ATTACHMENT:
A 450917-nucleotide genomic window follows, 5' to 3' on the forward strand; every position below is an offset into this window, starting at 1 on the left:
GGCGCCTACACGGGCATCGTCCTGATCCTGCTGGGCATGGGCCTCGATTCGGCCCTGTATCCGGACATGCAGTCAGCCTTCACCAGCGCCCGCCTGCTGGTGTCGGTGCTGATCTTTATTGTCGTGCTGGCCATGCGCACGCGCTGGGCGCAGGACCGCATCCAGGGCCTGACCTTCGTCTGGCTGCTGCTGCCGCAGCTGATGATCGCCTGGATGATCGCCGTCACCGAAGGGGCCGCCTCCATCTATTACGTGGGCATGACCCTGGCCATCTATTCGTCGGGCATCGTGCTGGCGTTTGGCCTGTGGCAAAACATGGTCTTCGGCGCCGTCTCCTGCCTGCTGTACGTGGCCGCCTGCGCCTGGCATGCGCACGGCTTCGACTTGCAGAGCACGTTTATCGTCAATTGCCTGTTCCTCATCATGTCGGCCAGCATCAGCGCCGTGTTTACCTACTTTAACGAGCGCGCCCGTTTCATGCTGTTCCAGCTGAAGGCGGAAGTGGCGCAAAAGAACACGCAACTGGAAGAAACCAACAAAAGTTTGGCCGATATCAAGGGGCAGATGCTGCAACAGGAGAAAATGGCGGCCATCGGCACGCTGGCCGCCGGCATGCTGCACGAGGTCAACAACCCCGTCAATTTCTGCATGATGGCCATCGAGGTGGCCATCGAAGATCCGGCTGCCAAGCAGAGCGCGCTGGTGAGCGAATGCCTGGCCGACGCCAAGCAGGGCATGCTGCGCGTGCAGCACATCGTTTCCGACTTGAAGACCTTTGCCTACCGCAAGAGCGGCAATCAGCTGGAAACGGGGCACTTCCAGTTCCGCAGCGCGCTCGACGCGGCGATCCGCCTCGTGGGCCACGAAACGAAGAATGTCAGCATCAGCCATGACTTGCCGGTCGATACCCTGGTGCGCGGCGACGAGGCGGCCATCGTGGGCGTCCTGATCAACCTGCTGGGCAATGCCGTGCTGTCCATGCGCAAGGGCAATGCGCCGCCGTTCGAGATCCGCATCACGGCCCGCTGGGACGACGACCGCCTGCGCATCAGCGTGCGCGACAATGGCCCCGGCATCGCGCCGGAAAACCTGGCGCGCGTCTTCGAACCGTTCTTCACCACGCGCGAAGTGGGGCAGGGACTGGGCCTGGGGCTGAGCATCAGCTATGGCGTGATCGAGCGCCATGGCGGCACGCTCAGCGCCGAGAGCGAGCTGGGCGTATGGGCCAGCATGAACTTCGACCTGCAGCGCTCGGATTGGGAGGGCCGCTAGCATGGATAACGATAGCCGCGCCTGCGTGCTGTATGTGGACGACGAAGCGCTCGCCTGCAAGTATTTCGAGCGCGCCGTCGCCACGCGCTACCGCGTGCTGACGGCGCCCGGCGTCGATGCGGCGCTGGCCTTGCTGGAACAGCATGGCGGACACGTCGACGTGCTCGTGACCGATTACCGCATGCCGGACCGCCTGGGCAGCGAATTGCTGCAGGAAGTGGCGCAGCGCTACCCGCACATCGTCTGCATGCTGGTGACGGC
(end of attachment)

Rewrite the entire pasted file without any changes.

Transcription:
A 450917-nucleotide genomic window follows, 5' to 3' on the forward strand; every position below is an offset into this window, starting at 1 on the left:
GGCGCCTACACGGGCATCGTCCTGATCCTGCTGGGCATGGGCCTCGATTCGGCCCTGTATCCGGACATGCAGTCAGCCTTCACCAGCGCCCGCCTGCTGGTGTCGGTGCTGATCTTTATTGTCGTGCTGGCCATGCGCACGCGCTGGGCGCAGGACCGCATCCAGGGCCTGACCTTCGTCTGGCTGCTGCTGCCGCAGCTGATGATCGCCTGGATGATCGCCGTCACCGAAGGGGCCGCCTCCATCTATTACGTGGGCATGACCCTGGCCATCTATTCGTCGGGCATCGTGCTGGCGTTTGGCCTGTGGCAAAACATGGTCTTCGGCGCCGTCTCCTGCCTGCTGTACGTGGCCGCCTGCGCCTGGCATGCGCACGGCTTCGACTTGCAGAGCACGTTTATCGTCAATTGCCTGTTCCTCATCATGTCGGCCAGCATCAGCGCCGTGTTTACCTACTTTAACGAGCGCGCCCGTTTCATGCTGTTCCAGCTGAAGGCGGAAGTGGCGCAAAAGAACACGCAACTGGAAGAAACCAACAAAAGTTTGGCCGATATCAAGGGGCAGATGCTGCAACAGGAGAAAATGGCGGCCATCGGCACGCTGGCCGCCGGCATGCTGCACGAGGTCAACAACCCCGTCAATTTCTGCATGATGGCCATCGAGGTGGCCATCGAAGATCCGGCTGCCAAGCAGAGCGCGCTGGTGAGCGAATGCCTGGCCGACGCCAAGCAGGGCATGCTGCGCGTGCAGCACATCGTTTCCGACTTGAAGACCTTTGCCTACCGCAAGAGCGGCAATCAGCTGGAAACGGGGCACTTCCAGTTCCGCAGCGCGCTCGACGCGGCGATCCGCCTCGTGGGCCACGAAACGAAGAATGTCAGCATCAGCCATGACTTGCCGGTCGATACCCTGGTGCGCGGCGACGAGGCGGCCATCGTGGGCGTCCTGATCAACCTGCTGGGCAATGCCGTGCTGTCCATGCGCAAGGGCAATGCGCCGCCGTTCGAGATCCGCATCACGGCCCGCTGGGACGACGACCGCCTGCGCATCAGCGTGCGCGACAATGGCCCCGGCATCGCGCCGGAAAACCTGGCGCGCGTCTTCGAACCGTTCTTCACCACGCGCGAAGTGGGGCAGGGACTGGGCCTGGGGCTGAGCATCAGCTATGGCGTGATCGAGCGCCATGGCGGCACGCTCAGCGCCGAGAGCGAGCTGGGCGTATGGGCCAGCATGAACTTCGACCTGCAGCGCTCGGATTGGGAGGGCCGCTAGCATGGATAACGATAGCCGCGCCTGCGTGCTGTATGTGGACGACGAAGCGCTCGCCTGCAAGTATTTCGAGCGCGCCGTCGCCACGCGCTACCGCGTGCTGACGGCGCCCGGCGTCGATGCGGCGCTGGCCTTGCTGGAACAGCATGGCGGACACGTCGACGTGCTCGTGACCGATTACCGCATGCCGGACCGCCTGGGCAGCGAATTGCTGCAGGAAGTGGCGCAGCGCTACCCGCACATCGTCTGCATGCTGGTGACGGC